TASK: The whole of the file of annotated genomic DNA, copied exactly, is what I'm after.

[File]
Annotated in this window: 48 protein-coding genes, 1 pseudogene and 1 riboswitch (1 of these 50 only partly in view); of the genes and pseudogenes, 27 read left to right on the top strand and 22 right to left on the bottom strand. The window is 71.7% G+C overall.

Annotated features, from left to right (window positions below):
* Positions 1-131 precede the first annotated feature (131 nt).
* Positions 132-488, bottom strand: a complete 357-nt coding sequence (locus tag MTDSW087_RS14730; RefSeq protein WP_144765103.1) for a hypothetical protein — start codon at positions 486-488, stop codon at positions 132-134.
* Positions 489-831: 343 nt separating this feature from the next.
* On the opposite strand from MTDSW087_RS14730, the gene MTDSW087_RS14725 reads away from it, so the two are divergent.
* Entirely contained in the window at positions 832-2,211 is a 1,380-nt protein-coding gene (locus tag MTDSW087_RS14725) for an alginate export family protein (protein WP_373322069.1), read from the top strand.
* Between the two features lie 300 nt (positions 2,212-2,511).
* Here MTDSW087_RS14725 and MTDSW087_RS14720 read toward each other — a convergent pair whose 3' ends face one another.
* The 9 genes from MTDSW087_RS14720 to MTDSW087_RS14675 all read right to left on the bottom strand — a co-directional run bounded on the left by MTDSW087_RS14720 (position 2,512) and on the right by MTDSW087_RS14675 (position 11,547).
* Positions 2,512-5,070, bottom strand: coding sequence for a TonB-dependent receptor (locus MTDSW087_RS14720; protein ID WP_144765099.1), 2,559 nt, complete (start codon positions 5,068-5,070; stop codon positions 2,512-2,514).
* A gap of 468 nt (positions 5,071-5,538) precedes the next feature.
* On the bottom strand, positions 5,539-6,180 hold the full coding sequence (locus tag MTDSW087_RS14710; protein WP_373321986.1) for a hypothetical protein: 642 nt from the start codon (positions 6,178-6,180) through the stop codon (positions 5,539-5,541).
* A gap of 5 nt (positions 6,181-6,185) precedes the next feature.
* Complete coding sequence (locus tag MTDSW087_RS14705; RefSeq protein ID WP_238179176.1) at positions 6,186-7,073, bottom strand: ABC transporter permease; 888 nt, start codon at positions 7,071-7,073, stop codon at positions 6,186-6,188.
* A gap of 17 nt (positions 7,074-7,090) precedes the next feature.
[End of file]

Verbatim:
Annotated in this window: 48 protein-coding genes, 1 pseudogene and 1 riboswitch (1 of these 50 only partly in view); of the genes and pseudogenes, 27 read left to right on the top strand and 22 right to left on the bottom strand. The window is 71.7% G+C overall.

Annotated features, from left to right (window positions below):
* Positions 1-131 precede the first annotated feature (131 nt).
* Positions 132-488, bottom strand: a complete 357-nt coding sequence (locus tag MTDSW087_RS14730; RefSeq protein WP_144765103.1) for a hypothetical protein — start codon at positions 486-488, stop codon at positions 132-134.
* Positions 489-831: 343 nt separating this feature from the next.
* On the opposite strand from MTDSW087_RS14730, the gene MTDSW087_RS14725 reads away from it, so the two are divergent.
* Entirely contained in the window at positions 832-2,211 is a 1,380-nt protein-coding gene (locus tag MTDSW087_RS14725) for an alginate export family protein (protein WP_373322069.1), read from the top strand.
* Between the two features lie 300 nt (positions 2,212-2,511).
* Here MTDSW087_RS14725 and MTDSW087_RS14720 read toward each other — a convergent pair whose 3' ends face one another.
* The 9 genes from MTDSW087_RS14720 to MTDSW087_RS14675 all read right to left on the bottom strand — a co-directional run bounded on the left by MTDSW087_RS14720 (position 2,512) and on the right by MTDSW087_RS14675 (position 11,547).
* Positions 2,512-5,070, bottom strand: coding sequence for a TonB-dependent receptor (locus MTDSW087_RS14720; protein ID WP_144765099.1), 2,559 nt, complete (start codon positions 5,068-5,070; stop codon positions 2,512-2,514).
* A gap of 468 nt (positions 5,071-5,538) precedes the next feature.
* On the bottom strand, positions 5,539-6,180 hold the full coding sequence (locus tag MTDSW087_RS14710; protein WP_373321986.1) for a hypothetical protein: 642 nt from the start codon (positions 6,178-6,180) through the stop codon (positions 5,539-5,541).
* A gap of 5 nt (positions 6,181-6,185) precedes the next feature.
* Complete coding sequence (locus tag MTDSW087_RS14705; RefSeq protein ID WP_238179176.1) at positions 6,186-7,073, bottom strand: ABC transporter permease; 888 nt, start codon at positions 7,071-7,073, stop codon at positions 6,186-6,188.
* A gap of 17 nt (positions 7,074-7,090) precedes the next feature.